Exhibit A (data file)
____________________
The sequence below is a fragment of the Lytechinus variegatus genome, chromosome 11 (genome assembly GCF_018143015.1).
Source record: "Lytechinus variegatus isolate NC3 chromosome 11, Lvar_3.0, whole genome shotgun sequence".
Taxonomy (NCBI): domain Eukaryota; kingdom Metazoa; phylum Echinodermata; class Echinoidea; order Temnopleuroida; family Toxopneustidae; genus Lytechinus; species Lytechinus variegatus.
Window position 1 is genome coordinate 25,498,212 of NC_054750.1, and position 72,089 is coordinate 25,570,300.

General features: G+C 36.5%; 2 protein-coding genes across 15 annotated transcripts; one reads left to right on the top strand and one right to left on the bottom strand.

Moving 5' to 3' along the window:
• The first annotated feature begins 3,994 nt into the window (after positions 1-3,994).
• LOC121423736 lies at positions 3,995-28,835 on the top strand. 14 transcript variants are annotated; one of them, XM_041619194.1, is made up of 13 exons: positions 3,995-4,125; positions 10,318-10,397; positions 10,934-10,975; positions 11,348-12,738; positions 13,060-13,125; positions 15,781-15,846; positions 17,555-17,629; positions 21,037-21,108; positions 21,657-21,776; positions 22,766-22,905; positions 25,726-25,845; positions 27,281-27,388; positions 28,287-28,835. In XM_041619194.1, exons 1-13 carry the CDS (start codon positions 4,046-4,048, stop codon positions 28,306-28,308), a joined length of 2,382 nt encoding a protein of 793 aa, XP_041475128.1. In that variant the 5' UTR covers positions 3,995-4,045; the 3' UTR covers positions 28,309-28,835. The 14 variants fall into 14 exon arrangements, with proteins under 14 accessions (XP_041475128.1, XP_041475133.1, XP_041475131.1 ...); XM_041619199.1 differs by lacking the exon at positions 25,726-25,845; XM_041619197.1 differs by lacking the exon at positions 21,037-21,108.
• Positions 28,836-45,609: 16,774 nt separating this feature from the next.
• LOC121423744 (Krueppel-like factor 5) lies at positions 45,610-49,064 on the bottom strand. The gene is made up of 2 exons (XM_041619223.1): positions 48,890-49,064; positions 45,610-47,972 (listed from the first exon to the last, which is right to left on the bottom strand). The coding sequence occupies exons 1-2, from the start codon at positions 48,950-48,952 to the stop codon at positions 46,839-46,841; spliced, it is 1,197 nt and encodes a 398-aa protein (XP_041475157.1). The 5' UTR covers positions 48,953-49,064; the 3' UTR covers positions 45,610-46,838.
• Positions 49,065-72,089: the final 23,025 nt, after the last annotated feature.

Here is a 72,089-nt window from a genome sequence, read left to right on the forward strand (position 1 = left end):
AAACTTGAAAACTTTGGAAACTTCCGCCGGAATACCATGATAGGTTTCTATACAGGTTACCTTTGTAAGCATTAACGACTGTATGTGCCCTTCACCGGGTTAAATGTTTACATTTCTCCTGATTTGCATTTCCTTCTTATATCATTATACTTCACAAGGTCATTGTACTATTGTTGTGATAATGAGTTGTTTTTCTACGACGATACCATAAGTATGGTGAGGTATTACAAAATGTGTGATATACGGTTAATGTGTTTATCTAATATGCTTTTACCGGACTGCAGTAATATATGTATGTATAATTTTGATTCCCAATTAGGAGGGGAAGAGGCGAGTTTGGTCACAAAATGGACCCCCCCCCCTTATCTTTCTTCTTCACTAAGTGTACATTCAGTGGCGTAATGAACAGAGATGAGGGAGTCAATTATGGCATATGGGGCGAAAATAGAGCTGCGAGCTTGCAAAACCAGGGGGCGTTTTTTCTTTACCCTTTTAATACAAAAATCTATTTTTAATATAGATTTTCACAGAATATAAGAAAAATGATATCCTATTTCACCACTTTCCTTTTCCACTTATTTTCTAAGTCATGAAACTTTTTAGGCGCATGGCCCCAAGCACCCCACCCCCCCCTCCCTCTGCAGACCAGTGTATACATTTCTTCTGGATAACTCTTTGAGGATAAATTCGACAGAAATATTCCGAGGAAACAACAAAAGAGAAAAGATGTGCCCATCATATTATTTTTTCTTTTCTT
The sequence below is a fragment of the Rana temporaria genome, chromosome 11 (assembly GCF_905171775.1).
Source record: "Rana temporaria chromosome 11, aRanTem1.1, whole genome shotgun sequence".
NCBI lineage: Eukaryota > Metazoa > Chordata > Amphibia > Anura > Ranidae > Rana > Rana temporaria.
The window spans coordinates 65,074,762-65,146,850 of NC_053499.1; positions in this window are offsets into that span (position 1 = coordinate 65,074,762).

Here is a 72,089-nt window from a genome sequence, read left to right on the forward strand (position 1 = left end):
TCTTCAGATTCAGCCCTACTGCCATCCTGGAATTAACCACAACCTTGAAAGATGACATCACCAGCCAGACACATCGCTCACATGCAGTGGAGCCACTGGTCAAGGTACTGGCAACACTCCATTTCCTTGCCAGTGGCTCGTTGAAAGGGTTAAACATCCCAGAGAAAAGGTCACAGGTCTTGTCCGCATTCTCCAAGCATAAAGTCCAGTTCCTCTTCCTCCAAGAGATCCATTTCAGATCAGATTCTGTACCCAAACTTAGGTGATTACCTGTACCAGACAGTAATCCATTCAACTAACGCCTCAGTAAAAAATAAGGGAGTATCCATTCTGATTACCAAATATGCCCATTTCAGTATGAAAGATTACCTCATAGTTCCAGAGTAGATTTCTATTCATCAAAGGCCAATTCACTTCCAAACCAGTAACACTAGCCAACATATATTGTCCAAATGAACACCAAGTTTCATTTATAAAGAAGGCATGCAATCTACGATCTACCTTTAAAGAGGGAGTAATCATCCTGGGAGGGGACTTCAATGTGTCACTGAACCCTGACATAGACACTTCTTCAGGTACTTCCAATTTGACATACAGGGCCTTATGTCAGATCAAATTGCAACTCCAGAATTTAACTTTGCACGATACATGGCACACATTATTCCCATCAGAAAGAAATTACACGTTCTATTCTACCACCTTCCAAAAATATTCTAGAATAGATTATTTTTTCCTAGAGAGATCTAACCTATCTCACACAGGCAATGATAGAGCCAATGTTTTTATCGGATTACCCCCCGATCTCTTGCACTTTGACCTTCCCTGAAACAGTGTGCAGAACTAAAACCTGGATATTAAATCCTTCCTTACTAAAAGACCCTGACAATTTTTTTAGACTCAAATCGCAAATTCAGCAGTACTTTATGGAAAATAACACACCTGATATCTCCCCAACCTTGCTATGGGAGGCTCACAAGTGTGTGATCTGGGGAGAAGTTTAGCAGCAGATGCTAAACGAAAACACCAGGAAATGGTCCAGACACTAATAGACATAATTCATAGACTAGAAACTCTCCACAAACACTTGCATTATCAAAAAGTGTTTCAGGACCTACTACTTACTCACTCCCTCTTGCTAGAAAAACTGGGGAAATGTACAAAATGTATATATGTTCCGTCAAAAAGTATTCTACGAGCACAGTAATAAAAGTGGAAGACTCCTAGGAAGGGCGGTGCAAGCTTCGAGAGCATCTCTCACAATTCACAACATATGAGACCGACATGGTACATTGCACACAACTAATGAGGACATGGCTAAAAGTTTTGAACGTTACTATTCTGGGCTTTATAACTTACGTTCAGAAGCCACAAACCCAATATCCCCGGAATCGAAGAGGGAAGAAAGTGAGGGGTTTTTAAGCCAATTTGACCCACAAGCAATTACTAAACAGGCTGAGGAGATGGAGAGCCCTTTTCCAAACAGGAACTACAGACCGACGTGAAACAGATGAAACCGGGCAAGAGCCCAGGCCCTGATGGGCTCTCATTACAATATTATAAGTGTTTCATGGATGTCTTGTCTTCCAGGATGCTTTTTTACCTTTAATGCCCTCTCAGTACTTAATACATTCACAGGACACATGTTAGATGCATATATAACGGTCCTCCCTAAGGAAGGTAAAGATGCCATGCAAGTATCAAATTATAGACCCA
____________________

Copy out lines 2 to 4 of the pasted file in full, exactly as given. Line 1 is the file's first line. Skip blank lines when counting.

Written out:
Source record: "Lytechinus variegatus isolate NC3 chromosome 11, Lvar_3.0, whole genome shotgun sequence".
Taxonomy (NCBI): domain Eukaryota; kingdom Metazoa; phylum Echinodermata; class Echinoidea; order Temnopleuroida; family Toxopneustidae; genus Lytechinus; species Lytechinus variegatus.
Window position 1 is genome coordinate 25,498,212 of NC_054750.1, and position 72,089 is coordinate 25,570,300.